Schenevus, Worcester Schools Plan Forum On Possible Merger

Schenevus, Worcester

Schools Plan Forum

On Possible Merger

By JAMES CUMMINGS • Special to www.AllOTSEGO.com

SCHENEVUS – With its deficit heading toward $750,000, the Schenevus Central School has reopened merger talks with neighboring Worcester Central.

A forum entitled “The Future of Schenevus” is planned at 6:30 p.m. Wednesday, Nov. 6, in the school gym.

“Please join us for an evening of forward-thinking collaboration and gaining an understanding of what we need to do to maintain an institution that provides all students with a quality education,” the promotional information reads.

State Sen. Jim Seward, R-Milford, Assemblyman Brian Miller, R-New Hartford, state Education Department representatives, Superintendent Theresa Carlin and District Treasurer Greg Beall will serve on a panel.

There a number of reasons for the financial bind, said Carlin, ranging from rising insurance costs and some poor decision making in the past.

And state aid is lagging.  “We’re getting the money we would’ve gotten 10 years ago,” Carlin said.

In June, special legislation sponsored by Seward and Miller allowed Schenevus Central to borrow $500,000 against future state aid.

But it hasn’t been enough.

At least six staff positions have been dissolved, meaning that teachers are being asked to do more, including teaching classes that they hadn’t previously, Carlin said. Additionally, there are fewer electives available for students, fewer field trips, and less new equipment.

The idea of a potential merger was first raised in June, when Schenevus and Worcester school board members attended a presentation by education consultant Alan Pole, in which he explained how the merger process works.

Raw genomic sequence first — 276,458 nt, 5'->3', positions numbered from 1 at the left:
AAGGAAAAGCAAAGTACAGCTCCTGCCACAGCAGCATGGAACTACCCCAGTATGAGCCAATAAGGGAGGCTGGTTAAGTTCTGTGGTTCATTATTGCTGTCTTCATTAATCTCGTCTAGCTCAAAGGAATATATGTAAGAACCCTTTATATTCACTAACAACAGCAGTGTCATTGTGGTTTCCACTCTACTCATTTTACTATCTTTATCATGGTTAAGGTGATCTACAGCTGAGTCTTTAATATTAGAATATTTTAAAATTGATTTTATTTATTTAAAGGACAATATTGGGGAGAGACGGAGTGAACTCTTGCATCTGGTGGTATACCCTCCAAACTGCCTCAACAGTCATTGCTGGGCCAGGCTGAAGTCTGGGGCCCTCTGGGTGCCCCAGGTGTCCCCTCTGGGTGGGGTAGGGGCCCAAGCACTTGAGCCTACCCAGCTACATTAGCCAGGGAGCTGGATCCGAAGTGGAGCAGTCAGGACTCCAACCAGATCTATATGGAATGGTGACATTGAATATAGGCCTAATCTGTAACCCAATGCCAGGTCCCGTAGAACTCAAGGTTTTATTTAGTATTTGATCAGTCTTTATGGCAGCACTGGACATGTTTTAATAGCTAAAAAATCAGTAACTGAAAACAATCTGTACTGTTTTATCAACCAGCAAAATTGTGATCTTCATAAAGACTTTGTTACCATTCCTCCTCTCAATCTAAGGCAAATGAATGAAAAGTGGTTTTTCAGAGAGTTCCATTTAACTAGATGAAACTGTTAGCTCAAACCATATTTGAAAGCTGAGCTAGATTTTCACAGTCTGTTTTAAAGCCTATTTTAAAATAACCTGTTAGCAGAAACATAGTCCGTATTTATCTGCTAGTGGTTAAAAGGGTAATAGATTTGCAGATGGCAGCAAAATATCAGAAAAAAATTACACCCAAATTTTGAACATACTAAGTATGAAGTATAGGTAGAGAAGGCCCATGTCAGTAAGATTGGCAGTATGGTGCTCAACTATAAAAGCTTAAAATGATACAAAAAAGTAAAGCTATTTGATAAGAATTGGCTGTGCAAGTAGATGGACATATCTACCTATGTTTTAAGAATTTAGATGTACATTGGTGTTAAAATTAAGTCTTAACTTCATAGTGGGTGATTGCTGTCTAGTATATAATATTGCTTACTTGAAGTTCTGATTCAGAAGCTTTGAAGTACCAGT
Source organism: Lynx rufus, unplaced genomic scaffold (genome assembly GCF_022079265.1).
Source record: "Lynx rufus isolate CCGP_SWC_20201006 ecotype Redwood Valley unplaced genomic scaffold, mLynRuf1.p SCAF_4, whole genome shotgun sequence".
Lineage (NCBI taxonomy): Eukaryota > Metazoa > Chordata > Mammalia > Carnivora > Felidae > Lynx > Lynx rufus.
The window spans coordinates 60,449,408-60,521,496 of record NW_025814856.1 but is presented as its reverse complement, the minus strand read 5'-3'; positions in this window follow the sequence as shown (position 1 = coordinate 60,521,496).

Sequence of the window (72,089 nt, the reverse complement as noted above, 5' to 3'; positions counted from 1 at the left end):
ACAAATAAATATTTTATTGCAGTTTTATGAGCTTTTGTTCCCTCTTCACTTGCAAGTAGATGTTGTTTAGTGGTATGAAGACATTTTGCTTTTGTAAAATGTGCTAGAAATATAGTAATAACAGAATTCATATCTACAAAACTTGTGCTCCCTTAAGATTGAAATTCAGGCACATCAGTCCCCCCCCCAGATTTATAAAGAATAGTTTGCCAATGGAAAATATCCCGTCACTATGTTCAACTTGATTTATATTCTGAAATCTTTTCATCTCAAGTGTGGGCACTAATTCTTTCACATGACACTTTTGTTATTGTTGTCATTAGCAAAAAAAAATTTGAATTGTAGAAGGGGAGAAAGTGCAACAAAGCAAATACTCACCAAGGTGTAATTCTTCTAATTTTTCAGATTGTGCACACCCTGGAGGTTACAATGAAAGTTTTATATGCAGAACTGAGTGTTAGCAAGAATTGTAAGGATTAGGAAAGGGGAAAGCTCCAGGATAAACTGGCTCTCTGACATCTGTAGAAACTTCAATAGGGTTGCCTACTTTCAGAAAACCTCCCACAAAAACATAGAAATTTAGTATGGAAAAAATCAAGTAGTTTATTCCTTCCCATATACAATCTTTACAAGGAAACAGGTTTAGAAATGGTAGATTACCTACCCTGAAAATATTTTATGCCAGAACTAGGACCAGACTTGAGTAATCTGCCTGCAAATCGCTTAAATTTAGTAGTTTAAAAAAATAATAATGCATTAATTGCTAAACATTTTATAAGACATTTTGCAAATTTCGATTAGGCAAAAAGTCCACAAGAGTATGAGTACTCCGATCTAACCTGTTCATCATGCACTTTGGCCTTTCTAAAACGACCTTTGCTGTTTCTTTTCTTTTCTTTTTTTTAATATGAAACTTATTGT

Next, Carlin said, a $50,000 merger study must be completed by both districts to determine if a jointure is viable.  Both districts have applied for a New York State Department grant to cover the cost.

If the grant is awarded in January, the two schools districts will share any additional costs.

The districts have undergone a merger study in the past, but in 1996 chose not to follow through with it. Several years ago the two districts also applied for grant funding for another study, but did not receive it.

When asked about the potential merger, Carlin expressed enthusiasm, at the possibility of “more classes, more electives, and the sports teams would be amazing”.

She said there is already camaraderie among the students: “Schenevus kids are already involved with Worcester kids.” Separated by only five miles, the schools already share a track team.

It’s the adults who might have to be convinced.

“There is a natural resistance to change,” says Tim Gonzales, Worcester Central School superintendent, “an emotional piece you can’t control.”

Should a merger take place, some may think “the community is not what it once was.”

Gonzales said he favors the merger, if the study supports the idea. “We want what’s best for the kids; my intent is to share as much as we can,” he said.

If all goes well, the merger study would begin in February and last nine months.  Merger itself could take as long as two years, as both school boards and both communities would have to vote on the idea.


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